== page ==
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Language technology instruments

There are various approaches within language technology:

  1. The rule-based approach, focused on the analysis of natural language expressions using linguistic rules. Although there was a focus on the lexical, morphological and syntactic components in the past, over the last few years there has been a lot of interest in the semantic level (for speech technology) and the pragmatic level. There is not one single rule-based approach: it can also be a synthesis of various linguistic approaches.
  2. The probabilistic approach, where analysis is performed based on statistical processes that have (often) been developed on the basis of (large) text corpora.
  3. A combination of (a) and (b), which aims to clarify ambiguous analyses with statistical techniques, for example. A well-known application is the so-called trigram analysis, in which word class is determined by looking at the classes of the words to the left and to the right of a specific word, and determining which combination has the highest statistical combination in that context.
This page provides an overview of a number of common instruments that are used in language technology. Most instruments are available in our faculty and can be used for (thesis) research that requires automatic analysis of text corpora. Please contact Piek Vossen (p.vossen at or Onno Huber (o.huber at for further information.


For a computer, a text is nothing but a stream of characters (letters, numbers, and punctuation). Before this stream can be analysed, it must first be broken up (segmented) into words (tokens). This can be done with a tokenizer. While this may seem easy, the process can be more difficult than it looks. Punctuation, for example, often has multiple functions (such as the full stops in "I found the info about the H.B.S. on page 15" and the hyphen in "lay-out" and between "lay-" at the end of a line and "out" at the beginning of the next line). In addition, each language must have its own tokenizer.
Tokenizers are usually not used independently, but as part of the methods that are discussed below.


Taggers can be used to assign word classes and any other characteristics (such as singular-plural or verb tense) to words in a sentence. Taggers usually also indicate a word's stem form, or lemma (the lemma of "dyed" is "dye"), which is why they are often called tagger-lemmatizers.
Taggers are usually based on a lexicon, which is compared with the words in a text. Because words often belong to more than one word class (take the word "paint", for example, which can be both a noun and a verb), taggers have to be able to choose the right option based on context. An additional problem is that many texts contain words that are not included in lexicons, such as proper names, place names and very uncommon words, for example. Meaningful units consisting of more than one word (multiwords, such as "after all") can also make tagging more difficult.
The taggers we use in the faculty are Frog (for Dutch) and TreeTagger( (for multiple languages, including English, French and German). The CGN tagger-lemmatizer was used to analyse the CGN corpus, and can be tested online through the link.
For more information about this topic, please see the Wikipedia entry for Part-of-speech tagging.


A parser (based on pars, the Latin word for part) is a computer program, or component of a program, that parses the grammatical structure of input according to a fixed grammar. A parser converts textual input into a data structure. Parsers usually produce a tree structure, known as the syntax tree. (source: Wikipedia, see the link below).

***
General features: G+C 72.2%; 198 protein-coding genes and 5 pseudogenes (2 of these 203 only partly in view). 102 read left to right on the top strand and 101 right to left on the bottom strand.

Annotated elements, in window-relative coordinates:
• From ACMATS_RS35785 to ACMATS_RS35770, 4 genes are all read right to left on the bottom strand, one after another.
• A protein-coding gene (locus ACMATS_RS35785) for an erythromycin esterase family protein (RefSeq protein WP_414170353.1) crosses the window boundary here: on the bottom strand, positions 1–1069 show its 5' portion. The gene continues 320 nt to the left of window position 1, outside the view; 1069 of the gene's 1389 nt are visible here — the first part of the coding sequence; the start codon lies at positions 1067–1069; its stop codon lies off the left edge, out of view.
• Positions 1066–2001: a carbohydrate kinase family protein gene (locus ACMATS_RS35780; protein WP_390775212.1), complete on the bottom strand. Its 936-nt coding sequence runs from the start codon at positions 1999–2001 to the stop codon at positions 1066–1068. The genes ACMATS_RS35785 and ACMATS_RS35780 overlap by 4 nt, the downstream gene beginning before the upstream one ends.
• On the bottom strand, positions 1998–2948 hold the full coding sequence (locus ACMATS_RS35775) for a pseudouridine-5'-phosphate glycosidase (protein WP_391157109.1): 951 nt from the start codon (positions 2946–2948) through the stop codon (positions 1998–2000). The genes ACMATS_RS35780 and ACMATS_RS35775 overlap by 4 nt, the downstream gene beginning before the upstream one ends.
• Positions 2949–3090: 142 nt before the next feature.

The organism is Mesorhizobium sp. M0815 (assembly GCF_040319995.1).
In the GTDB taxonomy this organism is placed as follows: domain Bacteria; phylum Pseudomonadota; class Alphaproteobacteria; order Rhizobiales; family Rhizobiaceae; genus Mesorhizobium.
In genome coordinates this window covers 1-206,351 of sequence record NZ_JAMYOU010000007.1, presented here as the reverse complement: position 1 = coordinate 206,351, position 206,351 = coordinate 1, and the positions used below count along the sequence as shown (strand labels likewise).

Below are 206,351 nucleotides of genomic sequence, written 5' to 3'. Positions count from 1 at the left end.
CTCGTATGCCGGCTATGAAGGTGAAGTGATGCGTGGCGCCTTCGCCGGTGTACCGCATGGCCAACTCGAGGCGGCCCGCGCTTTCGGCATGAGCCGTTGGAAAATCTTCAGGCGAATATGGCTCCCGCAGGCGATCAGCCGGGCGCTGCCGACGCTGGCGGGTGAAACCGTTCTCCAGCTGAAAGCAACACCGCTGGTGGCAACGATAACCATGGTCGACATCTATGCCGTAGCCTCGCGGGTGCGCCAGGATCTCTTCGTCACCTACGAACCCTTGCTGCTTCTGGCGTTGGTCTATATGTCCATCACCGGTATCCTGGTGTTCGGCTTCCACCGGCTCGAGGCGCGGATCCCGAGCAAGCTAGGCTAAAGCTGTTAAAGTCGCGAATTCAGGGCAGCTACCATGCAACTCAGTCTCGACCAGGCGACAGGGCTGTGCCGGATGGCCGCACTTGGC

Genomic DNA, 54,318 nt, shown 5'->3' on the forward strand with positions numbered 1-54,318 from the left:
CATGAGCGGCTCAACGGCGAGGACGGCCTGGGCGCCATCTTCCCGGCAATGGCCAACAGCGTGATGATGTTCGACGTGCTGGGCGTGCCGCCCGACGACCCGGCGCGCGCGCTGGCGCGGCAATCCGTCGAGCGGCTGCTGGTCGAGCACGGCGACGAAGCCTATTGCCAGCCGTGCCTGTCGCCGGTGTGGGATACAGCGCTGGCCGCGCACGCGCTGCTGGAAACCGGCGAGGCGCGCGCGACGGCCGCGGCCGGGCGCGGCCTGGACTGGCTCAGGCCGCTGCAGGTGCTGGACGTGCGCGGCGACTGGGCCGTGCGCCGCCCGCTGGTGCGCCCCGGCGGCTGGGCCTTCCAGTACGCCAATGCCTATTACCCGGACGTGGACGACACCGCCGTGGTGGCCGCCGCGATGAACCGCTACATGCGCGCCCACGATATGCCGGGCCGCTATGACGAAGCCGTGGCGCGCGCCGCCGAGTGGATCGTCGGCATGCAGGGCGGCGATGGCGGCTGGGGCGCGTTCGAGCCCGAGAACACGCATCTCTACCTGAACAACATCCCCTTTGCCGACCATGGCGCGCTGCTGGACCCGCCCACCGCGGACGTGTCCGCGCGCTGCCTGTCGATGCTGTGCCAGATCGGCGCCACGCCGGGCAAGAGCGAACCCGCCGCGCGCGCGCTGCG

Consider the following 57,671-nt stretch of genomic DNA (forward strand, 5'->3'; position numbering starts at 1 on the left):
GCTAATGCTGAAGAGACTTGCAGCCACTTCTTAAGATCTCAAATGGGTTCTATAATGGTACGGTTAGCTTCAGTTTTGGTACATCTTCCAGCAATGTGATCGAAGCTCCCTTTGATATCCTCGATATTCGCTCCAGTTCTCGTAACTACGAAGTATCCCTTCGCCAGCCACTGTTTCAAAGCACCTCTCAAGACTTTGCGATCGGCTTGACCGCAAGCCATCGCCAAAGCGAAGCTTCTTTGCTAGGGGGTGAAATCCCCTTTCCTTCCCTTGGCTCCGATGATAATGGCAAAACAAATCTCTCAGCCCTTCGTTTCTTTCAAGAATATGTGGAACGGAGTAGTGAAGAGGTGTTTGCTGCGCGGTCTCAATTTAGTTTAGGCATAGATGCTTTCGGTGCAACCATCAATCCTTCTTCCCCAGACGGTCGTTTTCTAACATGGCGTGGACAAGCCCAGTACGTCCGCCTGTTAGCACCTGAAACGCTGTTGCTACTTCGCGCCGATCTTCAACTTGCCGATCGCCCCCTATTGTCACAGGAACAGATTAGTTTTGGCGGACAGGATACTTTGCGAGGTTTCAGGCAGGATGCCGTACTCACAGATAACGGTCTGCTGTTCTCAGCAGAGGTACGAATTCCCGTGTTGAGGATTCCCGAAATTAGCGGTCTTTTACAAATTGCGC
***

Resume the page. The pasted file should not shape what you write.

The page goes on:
Parsers that are used in our faculty include Alpino (for Dutch; the website also offers an online demo) and Freeling (for English and Spanish). NB. The freeLing suite also includes modules for word class tagging, multiword detection, named-entity recognition, word-sense disambiguation, WordNet sense annotation and coreference resolution (the latter only for Spanish).
For more information about this topic, please see the Wikipedia entry for Text Parsing.

Named-entity recognition

Named-entity recognition automatically classifies certain elements in text according to predefined categories, such as proper names, names of organisations and places, time and date, numbers and monetary values. This makes named-entity recognition an important addition to tagger-lemmatizers, particularly in applications in the field of information retrieval.
For more information about this topic, please see the Wikipedia entry for Named-entity recognition.

Word-sense disambiguation

Word-sense disambiguation is a method that can be used to determine the meaning of words that can have several meanings (such as "bank", which can denote the place you keep your money or the riverside.
For more information about this topic, please see the Wikipedia entry for Word-sense disambiguation.

Co-reference resolution

A text generally contains several elements that refer to the same entity. Put in linguistic terms, these elements have the same referent. This phenomenon is usually not restricted to individual sentences. Take, for example, the fragment "Margaret shook her head. She didn't feel like hurrying up", in which "Margaret", "her" and "she" refer to the same person. Co-reference resolution is a method that can be used to automatically detect such references.

Other methods

In addition to the methods described above, there are also methods for speech recognition, speech generation and language generation. These topics, however, are too elaborate to feature in this workbench. See Applications for a breif description of a number of applications of these methods.

Other topics in this section: Introduction   Applications